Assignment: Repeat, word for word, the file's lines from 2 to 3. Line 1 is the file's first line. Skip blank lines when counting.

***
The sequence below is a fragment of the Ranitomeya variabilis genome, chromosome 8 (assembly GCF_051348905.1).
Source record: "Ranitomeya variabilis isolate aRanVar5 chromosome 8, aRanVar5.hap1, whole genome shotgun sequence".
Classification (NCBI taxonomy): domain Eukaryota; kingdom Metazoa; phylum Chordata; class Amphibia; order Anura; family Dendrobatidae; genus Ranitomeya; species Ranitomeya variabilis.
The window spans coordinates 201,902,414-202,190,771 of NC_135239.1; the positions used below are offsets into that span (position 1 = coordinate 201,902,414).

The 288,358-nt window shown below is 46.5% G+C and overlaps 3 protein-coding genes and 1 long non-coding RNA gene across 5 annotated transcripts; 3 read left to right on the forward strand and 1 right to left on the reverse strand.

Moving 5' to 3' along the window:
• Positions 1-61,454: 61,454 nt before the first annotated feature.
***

Source record: "Ranitomeya variabilis isolate aRanVar5 chromosome 8, aRanVar5.hap1, whole genome shotgun sequence".
Classification (NCBI taxonomy): domain Eukaryota; kingdom Metazoa; phylum Chordata; class Amphibia; order Anura; family Dendrobatidae; genus Ranitomeya; species Ranitomeya variabilis.